NYT - You Are Being Manipulated By Cat Photos

GURPS

INGSOC
PREMO Member
New York Times warns that cute cat photos might be used to spread misinformation online






Consider:

The website of Dr. Joseph Mercola, an osteopathic physician who researchers say is a chief spreader of coronavirus misinformation online, regularly posts about cute animals that generate tens or even hundreds of thousands of interactions on Facebook. The stories include “Kitten and Chick Nap So Sweetly Together” and “Why Orange Cats May Be Different From Other Cats,” written by Dr. Karen Becker, a veterinarian.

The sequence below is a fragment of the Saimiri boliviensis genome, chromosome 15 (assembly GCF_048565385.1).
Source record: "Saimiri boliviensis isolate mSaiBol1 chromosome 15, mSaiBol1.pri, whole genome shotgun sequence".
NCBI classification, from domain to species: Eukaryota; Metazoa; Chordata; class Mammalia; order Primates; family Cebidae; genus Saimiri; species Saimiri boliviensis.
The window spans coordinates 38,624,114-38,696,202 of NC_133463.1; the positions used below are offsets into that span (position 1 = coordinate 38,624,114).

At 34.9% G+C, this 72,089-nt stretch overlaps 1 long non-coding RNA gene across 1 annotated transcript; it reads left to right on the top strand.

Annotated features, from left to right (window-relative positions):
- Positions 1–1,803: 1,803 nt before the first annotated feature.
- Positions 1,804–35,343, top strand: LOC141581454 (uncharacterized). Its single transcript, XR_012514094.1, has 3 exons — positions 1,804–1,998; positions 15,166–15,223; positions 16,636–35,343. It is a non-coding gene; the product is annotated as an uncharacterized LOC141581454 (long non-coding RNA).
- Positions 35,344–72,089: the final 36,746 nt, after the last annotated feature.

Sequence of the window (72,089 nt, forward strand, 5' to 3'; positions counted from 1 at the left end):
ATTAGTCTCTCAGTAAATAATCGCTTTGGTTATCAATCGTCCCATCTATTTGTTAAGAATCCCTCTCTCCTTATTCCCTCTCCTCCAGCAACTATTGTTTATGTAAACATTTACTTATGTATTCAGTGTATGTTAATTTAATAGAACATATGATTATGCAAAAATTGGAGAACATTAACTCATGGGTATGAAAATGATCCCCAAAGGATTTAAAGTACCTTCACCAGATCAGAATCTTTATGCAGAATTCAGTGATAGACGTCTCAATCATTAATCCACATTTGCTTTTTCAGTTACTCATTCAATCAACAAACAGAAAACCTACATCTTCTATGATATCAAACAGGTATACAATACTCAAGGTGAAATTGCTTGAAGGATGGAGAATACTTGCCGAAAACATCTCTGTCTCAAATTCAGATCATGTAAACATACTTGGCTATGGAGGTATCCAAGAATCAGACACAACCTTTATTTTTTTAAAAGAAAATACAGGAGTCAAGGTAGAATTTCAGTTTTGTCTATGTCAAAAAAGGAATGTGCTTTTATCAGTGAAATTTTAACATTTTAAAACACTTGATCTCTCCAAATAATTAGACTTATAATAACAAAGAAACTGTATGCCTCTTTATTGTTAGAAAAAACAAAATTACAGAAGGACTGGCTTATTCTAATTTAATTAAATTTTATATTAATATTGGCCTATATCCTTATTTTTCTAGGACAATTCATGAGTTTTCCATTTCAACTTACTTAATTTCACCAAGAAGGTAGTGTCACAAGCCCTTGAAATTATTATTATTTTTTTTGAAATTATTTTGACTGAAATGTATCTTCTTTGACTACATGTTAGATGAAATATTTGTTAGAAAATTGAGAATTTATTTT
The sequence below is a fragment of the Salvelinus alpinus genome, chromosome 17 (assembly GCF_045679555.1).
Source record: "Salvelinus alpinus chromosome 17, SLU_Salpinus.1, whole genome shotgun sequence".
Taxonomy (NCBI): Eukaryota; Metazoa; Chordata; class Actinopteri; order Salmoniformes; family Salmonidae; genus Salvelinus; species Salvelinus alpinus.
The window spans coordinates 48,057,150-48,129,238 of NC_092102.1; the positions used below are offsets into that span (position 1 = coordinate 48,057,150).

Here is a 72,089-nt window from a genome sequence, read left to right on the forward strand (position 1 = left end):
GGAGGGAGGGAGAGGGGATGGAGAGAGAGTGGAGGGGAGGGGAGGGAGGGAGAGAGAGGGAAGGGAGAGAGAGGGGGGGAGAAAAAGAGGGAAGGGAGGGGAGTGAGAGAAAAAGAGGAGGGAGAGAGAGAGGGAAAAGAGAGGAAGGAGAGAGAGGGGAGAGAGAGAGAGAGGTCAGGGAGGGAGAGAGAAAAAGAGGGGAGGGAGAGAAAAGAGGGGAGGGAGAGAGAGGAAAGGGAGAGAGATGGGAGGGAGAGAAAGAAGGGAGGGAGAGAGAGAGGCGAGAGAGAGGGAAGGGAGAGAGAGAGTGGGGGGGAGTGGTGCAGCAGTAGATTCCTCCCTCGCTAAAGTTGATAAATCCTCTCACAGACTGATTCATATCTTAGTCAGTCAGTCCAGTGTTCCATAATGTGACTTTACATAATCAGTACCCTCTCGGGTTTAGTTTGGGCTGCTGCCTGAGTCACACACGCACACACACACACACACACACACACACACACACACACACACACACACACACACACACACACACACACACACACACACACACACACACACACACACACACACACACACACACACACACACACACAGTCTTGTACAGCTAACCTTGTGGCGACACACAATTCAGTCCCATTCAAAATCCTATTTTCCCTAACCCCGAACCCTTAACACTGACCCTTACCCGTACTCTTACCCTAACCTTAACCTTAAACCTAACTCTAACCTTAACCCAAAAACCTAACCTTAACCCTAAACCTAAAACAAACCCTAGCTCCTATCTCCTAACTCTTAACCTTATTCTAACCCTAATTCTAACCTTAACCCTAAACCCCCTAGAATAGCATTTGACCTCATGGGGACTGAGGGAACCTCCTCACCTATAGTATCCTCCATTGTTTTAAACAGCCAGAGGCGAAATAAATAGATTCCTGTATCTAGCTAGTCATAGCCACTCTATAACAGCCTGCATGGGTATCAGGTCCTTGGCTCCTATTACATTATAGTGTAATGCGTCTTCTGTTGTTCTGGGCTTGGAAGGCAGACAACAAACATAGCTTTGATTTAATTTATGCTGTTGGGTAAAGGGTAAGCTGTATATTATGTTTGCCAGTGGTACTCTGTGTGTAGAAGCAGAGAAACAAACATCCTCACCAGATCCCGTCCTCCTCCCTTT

The posts with the animals do not directly spread false information. But they can draw a huge audience that can be redirected to a publication or site spreading false information about election fraud, unproven coronavirus cures and other baseless conspiracy theories entirely unrelated to the videos. Sometimes, following a feed of cute animals on Facebook unknowingly signs users up as subscribers to misleading posts from the same publisher.
Unproven coronavirus cures like — hydroxychloroquine! — thanks to Western Journal, a right-wing publication that owns the popular Facebook page Liftable Animals.

 
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